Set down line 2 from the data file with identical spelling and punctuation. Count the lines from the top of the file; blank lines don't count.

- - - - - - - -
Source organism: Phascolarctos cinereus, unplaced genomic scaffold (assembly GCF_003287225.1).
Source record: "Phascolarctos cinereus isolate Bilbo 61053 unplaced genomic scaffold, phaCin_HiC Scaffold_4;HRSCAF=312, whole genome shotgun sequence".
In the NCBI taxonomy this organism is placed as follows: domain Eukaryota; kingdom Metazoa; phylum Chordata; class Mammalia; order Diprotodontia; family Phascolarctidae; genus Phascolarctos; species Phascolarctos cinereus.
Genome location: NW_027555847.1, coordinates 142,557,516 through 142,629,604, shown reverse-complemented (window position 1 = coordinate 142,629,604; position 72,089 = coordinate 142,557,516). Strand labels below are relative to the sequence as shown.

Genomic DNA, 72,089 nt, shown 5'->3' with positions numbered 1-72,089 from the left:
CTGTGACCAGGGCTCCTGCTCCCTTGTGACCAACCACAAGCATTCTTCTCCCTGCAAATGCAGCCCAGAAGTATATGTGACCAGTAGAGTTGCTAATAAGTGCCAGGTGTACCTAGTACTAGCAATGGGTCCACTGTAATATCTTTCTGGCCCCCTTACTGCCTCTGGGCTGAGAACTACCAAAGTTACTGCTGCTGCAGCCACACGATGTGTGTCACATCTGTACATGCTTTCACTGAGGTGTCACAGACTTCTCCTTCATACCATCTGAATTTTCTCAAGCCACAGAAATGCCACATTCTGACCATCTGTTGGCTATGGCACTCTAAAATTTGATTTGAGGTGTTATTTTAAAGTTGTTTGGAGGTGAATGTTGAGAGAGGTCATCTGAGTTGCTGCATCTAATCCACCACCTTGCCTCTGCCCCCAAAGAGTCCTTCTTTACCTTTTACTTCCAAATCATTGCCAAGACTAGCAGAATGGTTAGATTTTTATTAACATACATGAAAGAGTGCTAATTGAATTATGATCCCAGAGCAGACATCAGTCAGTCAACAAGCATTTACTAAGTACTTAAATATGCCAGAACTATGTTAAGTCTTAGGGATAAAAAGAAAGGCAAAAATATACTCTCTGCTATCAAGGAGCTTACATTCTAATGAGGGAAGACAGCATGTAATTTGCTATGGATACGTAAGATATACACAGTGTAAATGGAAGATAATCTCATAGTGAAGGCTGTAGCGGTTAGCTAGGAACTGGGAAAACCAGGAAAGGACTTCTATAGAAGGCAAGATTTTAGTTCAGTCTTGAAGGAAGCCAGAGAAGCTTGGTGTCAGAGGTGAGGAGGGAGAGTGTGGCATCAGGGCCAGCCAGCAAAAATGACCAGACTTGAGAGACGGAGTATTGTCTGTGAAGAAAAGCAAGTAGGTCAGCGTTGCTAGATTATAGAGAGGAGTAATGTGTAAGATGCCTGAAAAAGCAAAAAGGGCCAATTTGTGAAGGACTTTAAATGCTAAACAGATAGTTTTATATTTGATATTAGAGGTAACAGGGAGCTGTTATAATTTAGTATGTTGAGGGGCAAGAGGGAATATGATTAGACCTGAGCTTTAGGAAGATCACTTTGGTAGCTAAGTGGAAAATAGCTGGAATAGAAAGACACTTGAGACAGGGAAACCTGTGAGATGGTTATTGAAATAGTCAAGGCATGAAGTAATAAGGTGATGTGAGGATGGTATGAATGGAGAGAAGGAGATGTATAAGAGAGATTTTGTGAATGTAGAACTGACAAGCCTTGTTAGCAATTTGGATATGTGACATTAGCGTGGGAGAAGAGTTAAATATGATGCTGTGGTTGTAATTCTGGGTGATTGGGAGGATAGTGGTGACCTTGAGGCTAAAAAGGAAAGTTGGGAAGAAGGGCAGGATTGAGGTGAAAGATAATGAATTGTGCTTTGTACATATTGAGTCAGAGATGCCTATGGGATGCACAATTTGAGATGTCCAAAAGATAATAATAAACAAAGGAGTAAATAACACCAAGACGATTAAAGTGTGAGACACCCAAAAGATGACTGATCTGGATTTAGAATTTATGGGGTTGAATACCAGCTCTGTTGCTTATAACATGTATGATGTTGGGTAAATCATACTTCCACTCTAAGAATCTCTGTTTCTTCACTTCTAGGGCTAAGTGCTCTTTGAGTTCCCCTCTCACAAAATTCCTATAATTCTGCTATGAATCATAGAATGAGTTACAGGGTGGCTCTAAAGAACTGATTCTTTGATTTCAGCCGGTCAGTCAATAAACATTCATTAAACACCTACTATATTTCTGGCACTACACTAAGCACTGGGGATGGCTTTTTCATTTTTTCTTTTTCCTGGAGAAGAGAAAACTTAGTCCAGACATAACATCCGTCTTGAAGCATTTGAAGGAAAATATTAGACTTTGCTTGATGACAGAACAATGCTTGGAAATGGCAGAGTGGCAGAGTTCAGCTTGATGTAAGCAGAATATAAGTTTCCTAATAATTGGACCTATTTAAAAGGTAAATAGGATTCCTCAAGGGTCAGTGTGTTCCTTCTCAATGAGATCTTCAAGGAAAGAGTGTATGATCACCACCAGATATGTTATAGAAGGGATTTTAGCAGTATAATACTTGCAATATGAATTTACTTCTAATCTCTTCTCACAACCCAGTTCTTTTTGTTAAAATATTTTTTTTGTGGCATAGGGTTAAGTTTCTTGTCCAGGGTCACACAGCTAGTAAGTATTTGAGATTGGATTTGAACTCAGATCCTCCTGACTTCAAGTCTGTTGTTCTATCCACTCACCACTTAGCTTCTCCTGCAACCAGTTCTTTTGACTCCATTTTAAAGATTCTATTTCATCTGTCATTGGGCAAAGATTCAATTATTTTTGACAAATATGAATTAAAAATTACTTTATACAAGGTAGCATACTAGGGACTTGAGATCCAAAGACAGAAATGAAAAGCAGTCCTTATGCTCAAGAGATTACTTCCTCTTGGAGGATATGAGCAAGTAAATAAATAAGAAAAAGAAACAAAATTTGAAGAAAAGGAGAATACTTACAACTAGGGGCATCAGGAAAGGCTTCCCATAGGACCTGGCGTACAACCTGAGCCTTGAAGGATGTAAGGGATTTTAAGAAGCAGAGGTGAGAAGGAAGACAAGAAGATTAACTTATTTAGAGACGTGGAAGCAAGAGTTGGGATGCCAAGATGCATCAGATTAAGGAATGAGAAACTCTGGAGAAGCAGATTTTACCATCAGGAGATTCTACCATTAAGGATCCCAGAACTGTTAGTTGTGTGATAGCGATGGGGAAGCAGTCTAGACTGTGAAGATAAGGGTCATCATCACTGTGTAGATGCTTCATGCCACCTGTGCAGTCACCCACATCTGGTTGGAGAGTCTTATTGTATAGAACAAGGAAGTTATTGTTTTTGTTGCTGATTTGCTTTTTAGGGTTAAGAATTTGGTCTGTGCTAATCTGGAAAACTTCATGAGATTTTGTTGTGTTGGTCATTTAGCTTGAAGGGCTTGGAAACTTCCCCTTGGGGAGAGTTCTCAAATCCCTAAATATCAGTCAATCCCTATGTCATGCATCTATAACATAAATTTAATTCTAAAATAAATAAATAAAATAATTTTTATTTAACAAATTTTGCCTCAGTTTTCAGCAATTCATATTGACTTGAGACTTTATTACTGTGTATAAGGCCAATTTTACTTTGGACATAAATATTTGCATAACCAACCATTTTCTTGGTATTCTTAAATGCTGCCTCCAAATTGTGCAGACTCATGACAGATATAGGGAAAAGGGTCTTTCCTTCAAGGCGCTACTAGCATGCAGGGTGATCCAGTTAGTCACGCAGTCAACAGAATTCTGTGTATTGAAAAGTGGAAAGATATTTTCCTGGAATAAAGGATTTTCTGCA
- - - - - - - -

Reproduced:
Source record: "Phascolarctos cinereus isolate Bilbo 61053 unplaced genomic scaffold, phaCin_HiC Scaffold_4;HRSCAF=312, whole genome shotgun sequence".